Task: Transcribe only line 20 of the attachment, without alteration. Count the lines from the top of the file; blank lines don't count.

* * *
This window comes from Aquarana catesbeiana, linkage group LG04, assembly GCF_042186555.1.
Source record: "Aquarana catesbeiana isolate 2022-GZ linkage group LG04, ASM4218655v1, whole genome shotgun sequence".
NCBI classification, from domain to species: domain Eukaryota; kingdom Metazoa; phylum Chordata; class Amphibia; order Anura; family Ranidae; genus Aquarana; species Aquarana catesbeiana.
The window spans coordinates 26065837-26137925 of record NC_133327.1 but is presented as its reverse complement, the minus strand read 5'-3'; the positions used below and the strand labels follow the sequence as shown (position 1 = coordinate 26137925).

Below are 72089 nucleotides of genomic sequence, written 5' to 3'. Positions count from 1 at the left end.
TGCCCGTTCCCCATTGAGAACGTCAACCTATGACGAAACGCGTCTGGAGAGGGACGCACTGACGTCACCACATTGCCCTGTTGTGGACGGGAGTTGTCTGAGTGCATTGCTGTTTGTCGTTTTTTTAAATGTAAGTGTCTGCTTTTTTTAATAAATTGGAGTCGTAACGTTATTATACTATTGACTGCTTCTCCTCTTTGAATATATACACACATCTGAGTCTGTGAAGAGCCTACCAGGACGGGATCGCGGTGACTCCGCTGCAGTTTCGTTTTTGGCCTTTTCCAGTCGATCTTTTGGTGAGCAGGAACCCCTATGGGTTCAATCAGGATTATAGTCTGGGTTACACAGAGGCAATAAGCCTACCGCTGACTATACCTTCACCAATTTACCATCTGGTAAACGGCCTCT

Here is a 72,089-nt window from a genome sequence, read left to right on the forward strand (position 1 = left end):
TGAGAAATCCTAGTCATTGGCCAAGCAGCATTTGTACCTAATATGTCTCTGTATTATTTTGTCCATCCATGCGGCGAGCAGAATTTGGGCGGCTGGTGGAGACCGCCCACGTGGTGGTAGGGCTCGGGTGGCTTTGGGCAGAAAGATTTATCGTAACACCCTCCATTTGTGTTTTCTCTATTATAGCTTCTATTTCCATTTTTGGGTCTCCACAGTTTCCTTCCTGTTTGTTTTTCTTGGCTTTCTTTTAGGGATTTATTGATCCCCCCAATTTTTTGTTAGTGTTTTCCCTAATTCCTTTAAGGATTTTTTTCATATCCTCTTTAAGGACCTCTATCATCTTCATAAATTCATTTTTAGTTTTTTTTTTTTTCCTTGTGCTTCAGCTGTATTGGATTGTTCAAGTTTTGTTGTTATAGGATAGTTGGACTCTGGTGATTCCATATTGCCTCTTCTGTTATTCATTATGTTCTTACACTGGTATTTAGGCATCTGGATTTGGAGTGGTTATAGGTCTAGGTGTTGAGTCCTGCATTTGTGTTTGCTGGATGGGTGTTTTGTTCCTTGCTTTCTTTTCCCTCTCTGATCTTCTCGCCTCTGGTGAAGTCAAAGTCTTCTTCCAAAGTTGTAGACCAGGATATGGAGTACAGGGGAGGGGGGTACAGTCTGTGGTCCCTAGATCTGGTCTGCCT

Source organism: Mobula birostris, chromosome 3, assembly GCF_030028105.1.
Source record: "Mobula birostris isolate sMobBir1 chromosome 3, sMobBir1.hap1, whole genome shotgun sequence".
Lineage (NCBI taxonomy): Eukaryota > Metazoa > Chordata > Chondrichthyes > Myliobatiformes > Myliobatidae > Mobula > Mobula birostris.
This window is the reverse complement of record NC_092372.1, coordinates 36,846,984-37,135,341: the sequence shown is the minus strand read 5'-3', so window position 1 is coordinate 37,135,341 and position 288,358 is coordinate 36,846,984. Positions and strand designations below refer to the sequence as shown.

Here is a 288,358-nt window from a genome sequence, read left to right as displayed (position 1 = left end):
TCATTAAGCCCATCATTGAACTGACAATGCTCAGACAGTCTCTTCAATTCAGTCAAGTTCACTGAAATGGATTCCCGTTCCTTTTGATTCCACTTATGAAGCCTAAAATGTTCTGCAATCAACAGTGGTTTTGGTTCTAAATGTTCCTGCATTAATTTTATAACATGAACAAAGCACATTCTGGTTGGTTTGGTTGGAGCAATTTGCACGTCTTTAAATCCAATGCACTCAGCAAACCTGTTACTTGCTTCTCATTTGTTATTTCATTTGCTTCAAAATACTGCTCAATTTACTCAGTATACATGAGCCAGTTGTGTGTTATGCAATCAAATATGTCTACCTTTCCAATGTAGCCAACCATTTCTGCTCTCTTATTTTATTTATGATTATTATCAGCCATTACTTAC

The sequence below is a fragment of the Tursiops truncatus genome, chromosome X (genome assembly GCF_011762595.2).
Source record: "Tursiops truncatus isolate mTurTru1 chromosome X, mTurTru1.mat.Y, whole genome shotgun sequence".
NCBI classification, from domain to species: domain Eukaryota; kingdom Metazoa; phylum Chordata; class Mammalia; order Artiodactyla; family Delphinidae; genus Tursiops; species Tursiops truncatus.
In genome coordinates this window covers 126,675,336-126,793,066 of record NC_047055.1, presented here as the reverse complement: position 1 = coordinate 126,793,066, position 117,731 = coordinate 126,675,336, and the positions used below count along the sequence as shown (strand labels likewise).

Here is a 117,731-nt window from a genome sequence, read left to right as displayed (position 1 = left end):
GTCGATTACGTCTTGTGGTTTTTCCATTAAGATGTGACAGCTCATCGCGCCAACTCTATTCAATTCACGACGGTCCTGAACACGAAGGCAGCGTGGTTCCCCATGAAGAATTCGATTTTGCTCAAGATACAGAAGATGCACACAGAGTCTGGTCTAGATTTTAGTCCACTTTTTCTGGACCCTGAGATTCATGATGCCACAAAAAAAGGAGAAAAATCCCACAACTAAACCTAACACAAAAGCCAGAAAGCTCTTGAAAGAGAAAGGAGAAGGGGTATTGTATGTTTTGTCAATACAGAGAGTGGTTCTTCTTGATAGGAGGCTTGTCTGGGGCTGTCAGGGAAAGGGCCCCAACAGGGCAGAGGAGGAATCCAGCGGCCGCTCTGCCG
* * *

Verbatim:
GTCGATTACGTCTTGTGGTTTTTCCATTAAGATGTGACAGCTCATCGCGCCAACTCTATTCAATTCACGACGGTCCTGAACACGAAGGCAGCGTGGTTCCCCATGAAGAATTCGATTTTGCTCAAGATACAGAAGATGCACACAGAGTCTGGTCTAGATTTTAGTCCACTTTTTCTGGACCCTGAGATTCATGATGCCACAAAAAAAGGAGAAAAATCCCACAACTAAACCTAACACAAAAGCCAGAAAGCTCTTGAAAGAGAAAGGAGAAGGGGTATTGTATGTTTTGTCAATACAGAGAGTGGTTCTTCTTGATAGGAGGCTTGTCTGGGGCTGTCAGGGAAAGGGCCCCAACAGGGCAGAGGAGGAATCCAGCGGCCGCTCTGCCG